George W. Bush’s brother Jeb is the highest profile speaker at a secretive three-day retreat in Bristol, Virginia, hosted by six coal barons.
One of the doctors who has called for TV’s Dr. Oz–a prominent proponent of GMO labeling–to be fired from Columbia University is a convicted felon who works for the American Council on Science and Health. An updated review of ACSH’s funding reveals it is funded by a trade group of food corporations (including Monsanto) that heavily opposes GMO labeling.
Edelman, the worlds largest PR company, synonymous with astroturf-style front groups, has announced that it will no longer work for groups that deny climate change.
Even as the Environmental Protection Agency finally attempts to limit carbon dioxide pollution from coal plants, it is meeting resistance at the state level, thanks to a secretive campaign by the American Legislative Exchange Council (ALEC).
An internal tracking document — obtained from the American Legislative Exchange Council (ALEC) by the Center for Media and Democracy under Texas public records law — reveals the scope of ALEC’s anti-environmental efforts in 2014.
Millions of U.S. citizens have voiced their opposition to the Keystone XL (KXL) pipeline in recent months, with more than 2 million public comments opposing the project hand delivered to the State Department last week. At the same time, hundreds of state legislators have been lining up in favor of KXL, seemingly just as passionate and as heartfelt as those opposed to the project. But many legislators have been tasked with promoting the project by oil industry lobbyists who provide them with model bills, talking points and draft op-eds.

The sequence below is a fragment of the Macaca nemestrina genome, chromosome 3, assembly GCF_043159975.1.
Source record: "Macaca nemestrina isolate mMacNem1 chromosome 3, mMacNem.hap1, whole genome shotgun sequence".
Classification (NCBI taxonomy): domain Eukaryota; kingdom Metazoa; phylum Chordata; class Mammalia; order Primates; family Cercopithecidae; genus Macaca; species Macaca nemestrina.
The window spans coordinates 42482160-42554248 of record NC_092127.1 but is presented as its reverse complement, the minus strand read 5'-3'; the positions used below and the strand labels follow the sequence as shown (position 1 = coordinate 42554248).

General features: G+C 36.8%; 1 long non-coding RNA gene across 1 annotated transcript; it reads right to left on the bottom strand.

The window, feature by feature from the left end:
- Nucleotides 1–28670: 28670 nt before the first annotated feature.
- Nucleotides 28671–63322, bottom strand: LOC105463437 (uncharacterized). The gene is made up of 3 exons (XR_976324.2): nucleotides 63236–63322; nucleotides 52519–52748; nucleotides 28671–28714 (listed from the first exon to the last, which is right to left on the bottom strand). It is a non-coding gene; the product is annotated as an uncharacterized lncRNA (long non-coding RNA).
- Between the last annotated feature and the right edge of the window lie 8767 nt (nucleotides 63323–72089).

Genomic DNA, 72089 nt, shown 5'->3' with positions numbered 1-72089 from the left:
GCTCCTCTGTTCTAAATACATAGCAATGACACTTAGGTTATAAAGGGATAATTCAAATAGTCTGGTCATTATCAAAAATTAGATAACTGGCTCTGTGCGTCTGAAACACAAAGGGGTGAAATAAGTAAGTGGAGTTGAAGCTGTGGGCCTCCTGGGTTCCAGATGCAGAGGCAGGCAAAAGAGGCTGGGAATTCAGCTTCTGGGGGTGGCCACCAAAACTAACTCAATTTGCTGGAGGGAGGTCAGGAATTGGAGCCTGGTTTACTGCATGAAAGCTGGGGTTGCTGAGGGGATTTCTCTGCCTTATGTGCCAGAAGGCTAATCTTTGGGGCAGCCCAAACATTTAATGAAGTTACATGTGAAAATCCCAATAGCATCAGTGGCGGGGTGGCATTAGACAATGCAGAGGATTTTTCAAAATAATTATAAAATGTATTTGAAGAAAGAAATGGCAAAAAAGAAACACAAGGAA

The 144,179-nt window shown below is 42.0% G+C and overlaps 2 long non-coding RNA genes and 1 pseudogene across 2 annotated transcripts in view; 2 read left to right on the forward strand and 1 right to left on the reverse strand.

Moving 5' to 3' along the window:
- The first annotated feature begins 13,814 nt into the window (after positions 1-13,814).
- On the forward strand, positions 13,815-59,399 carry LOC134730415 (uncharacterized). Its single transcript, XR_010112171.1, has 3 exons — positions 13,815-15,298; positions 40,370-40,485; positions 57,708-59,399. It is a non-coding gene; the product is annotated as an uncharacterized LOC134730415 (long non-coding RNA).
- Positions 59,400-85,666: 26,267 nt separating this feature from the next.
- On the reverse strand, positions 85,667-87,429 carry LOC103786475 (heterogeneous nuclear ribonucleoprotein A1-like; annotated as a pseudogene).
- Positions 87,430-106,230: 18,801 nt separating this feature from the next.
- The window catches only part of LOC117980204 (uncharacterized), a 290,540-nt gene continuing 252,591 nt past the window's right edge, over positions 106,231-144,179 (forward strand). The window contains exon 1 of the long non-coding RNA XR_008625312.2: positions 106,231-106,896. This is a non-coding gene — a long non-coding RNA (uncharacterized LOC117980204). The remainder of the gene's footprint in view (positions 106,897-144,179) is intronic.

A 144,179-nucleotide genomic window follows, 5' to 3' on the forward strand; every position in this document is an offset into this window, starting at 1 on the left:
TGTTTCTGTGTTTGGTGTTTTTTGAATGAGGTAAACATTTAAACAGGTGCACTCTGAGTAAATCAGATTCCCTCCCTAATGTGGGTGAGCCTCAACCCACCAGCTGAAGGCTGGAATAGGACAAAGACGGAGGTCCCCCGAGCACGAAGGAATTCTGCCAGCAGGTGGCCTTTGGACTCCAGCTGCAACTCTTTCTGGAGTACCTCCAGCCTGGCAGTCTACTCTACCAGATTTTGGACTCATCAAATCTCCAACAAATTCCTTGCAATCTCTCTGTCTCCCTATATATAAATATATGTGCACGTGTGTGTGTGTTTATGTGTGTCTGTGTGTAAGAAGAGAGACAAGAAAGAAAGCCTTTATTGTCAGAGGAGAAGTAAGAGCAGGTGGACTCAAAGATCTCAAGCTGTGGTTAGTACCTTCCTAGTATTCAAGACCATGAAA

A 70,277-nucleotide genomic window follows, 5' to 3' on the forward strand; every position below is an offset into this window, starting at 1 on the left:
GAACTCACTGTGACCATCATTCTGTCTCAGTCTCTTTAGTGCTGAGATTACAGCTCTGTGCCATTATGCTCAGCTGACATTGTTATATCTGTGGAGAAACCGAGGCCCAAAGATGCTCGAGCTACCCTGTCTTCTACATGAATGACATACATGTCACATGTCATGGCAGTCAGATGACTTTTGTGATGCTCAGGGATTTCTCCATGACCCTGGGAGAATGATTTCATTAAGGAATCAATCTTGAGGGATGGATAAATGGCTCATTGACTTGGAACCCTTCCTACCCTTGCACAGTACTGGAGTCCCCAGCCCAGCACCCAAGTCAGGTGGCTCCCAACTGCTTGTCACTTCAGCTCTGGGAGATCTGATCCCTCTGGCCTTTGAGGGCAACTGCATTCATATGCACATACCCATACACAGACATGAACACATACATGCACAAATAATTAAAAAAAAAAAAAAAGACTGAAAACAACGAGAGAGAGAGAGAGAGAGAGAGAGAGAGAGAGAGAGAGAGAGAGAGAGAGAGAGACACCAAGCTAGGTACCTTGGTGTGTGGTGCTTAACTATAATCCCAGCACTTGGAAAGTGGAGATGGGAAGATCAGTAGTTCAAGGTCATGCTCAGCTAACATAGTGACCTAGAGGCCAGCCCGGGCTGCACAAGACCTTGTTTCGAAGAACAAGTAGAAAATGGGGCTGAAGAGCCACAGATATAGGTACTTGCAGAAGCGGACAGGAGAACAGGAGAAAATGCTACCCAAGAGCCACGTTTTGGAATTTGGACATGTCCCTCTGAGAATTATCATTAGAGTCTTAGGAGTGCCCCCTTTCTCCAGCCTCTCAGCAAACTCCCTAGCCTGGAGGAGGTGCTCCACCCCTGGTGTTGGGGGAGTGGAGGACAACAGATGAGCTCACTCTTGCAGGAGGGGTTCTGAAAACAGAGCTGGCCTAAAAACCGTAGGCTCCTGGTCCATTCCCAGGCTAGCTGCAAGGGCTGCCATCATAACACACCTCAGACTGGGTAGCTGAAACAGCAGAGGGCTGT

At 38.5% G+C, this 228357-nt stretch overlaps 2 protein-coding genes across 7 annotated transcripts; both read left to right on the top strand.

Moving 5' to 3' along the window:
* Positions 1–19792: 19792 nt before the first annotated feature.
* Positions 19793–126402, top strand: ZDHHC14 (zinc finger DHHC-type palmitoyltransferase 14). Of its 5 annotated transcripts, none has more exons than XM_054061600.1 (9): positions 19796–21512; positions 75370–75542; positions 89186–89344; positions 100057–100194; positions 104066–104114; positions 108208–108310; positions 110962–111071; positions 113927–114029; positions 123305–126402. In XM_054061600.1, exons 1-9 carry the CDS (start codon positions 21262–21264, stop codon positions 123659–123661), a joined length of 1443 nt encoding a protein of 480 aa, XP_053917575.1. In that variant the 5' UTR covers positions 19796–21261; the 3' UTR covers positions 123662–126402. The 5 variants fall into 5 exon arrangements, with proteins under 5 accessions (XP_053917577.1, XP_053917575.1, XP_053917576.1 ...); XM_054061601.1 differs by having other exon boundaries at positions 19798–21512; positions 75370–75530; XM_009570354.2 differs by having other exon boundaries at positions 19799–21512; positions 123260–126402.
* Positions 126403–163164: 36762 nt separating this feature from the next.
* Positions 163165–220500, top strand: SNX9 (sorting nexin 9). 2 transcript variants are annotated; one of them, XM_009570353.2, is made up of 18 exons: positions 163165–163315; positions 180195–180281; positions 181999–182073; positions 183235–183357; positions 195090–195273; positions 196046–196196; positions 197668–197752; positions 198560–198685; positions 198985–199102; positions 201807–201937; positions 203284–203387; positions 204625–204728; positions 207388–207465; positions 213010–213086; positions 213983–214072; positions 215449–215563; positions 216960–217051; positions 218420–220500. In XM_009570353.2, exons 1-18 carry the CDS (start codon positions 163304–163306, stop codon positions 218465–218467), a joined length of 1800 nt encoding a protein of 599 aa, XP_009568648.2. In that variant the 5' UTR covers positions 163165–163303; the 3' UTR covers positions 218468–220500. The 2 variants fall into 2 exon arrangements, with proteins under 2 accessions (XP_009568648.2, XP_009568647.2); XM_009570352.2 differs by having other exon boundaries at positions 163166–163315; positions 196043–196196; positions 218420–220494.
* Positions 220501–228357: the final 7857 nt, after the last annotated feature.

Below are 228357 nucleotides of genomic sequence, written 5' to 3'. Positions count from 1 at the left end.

An internal ALEC document provided to the Center for Media and Democracy (CMD), shows that a Peabody Energy lobbyist provided ALEC legislators with a presentation on how to get more cash from corporations like Peabody to attend ALEC conferences. Peabody, a long time member of ALEC, is a frequent presenter at ALEC events and sponsor of several items of ALEC “model” legislation in recent years.
In October 2012, nine U.S. state legislators went on an industry paid trip to explore the Alberta tar sands. Publicly described as an “ALEC Academy,” documents obtained by CMD show the legislators were accompanied on a chartered flight by a gaggle of oil-industry lobbyists, were served lunch by Shell Oil, dinner by the Canadian Association of Petroleum Producers, and that the expenses of the trip were paid for by TransCanada and other corporations and groups with a direct financial interest in the Alberta tar sands and the proposed Keystone XL (KXL) pipeline.
The American Legislative Exchange Council (ALEC) recently adopted a “model” bill from an oil-industry lobby group, that would limit the ability of states to negotiate regional “low-carbon fuel standards” (LCFS), a mechanism designed to reduce the carbon intensity of transportation fuels. If agreed by states, LCFS could have a significant impact on the sale of fuels derived from Canadian tar sands in the United States, regardless of any decision the Obama administration makes over the proposed Keystone XL pipeline.